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John Sexton To Step Down As NYU President By End Of 2016, Trustees Vow Reforms

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JOHN SEXTON
John Sexton, president of New York University, at NYU in New York, U.S., on Monday, Aug. 2, 2010. Sexton will not serve as president beyond 2016. (Photographer: Andrew Harrer/Bloomberg via Getty Images | Getty

New York University President John Sexton will leave office once his contract is up in 2016, the school's Board of Trustees said in a campuswide letter Wednesday.

Although the board "is extremely satisfied with the direction and leadership of the University," the letter said, "John Sexton’s agreement with the University to serve as President extends to 2016 and he has made clear that he will not serve beyond that."

Sexton, 70, has been NYU's president since 2002. In 2009, the trustees requested he stay until at least 2016. Sometime in the next three years, the board will launch a search committee to find a new president, with faculty and student input, the board said.

The letter came from a special board committee that was established in April as Sexton faced multiple votes of no confidence from university faculty. The committee was tasked with developing proposals to resolve the concerns of staff and students alike.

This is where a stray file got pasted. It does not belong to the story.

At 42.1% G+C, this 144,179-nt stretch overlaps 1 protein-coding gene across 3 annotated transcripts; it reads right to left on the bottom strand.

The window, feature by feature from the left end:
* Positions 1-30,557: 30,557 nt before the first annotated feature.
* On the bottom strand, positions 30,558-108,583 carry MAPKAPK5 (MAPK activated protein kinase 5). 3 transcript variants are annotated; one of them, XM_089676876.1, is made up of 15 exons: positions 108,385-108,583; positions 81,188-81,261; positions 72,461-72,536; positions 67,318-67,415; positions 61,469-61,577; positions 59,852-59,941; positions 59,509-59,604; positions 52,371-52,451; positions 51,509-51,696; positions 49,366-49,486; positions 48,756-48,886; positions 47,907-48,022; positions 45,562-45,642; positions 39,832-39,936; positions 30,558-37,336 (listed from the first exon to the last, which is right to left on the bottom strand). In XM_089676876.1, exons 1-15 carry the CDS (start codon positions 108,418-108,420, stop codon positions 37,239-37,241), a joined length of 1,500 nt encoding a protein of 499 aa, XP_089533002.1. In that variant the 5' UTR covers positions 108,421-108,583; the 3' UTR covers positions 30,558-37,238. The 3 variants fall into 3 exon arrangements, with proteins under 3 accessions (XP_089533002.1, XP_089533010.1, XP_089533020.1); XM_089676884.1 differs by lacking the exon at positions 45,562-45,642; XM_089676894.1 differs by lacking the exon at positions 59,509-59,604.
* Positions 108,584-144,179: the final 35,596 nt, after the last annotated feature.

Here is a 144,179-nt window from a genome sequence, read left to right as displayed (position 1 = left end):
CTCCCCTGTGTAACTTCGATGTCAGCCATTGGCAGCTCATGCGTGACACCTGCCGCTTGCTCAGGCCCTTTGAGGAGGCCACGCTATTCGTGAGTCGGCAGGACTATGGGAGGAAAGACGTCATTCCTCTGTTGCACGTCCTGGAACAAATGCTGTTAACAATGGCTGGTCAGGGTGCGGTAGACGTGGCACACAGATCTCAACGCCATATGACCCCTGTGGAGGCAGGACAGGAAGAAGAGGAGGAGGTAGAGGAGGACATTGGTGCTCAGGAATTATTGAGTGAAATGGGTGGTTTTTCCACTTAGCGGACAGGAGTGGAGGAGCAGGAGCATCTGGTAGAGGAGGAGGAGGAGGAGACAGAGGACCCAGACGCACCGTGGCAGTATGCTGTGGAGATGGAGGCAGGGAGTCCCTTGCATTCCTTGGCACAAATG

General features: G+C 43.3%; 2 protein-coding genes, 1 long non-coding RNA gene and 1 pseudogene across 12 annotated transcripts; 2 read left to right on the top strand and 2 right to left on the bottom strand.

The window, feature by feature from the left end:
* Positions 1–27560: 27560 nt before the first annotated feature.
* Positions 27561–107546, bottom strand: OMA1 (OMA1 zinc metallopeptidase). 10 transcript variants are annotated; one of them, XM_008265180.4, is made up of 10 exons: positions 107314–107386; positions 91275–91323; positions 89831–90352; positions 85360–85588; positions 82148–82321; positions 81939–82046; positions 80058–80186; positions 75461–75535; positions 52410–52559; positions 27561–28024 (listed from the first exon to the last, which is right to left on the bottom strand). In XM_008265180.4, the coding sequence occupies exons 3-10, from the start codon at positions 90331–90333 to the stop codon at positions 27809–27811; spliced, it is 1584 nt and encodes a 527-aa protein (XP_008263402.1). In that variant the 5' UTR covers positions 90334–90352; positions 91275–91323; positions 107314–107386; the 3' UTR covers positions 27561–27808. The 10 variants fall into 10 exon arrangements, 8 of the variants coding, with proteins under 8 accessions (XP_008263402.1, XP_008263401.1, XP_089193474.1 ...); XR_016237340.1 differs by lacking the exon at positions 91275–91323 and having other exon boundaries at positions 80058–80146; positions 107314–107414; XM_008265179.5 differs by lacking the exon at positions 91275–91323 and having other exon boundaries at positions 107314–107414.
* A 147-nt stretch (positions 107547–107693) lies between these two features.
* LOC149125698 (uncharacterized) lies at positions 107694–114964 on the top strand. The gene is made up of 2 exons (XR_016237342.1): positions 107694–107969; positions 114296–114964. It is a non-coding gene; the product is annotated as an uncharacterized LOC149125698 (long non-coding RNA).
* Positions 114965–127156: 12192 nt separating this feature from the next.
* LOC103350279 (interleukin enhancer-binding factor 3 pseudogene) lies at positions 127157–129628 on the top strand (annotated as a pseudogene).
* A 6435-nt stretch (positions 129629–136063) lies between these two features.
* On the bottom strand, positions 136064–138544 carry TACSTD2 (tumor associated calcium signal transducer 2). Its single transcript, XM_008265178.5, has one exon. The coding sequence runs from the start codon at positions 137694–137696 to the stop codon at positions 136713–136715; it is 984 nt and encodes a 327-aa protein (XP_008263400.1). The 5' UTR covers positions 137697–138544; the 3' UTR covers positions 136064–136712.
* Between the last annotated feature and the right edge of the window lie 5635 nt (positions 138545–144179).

"The recommendations announced today by the Special Committee recognize the valuable input of faculty members and students," Martin Lipton, chairman of the NYU Board of Trustees, said in a statement.

NYU's administration has come under fire for its NYU 2031 expansion plan, which would grow the campus by 6 million square feet, and, more recently for helping some university executives buy vacation homes.

NYU faculty have demanded the resignation of Sexton and Lipton, and criticized the administration for not including more faculty voices in decision-making.

Wednesday's letter was an attempt to diffuse some of the tension, and included a proposal "to establish a Joint Committee of the Board with membership to be filled by board members and representatives of the key constituencies in the NYU community," with faculty from each school of the university.

While the letter defended NYU's housing lending -- "The primary purpose of the home loan programs is straightforward: Recruiting and retaining the best possible faculty" -- the committee recommended increasing oversight, and ensuring loans are for primary residences only.

As NYU Local notes, the committee also recommended allowing non-tenure-track faculty representation within the university's governance, such as on the faculty senate.

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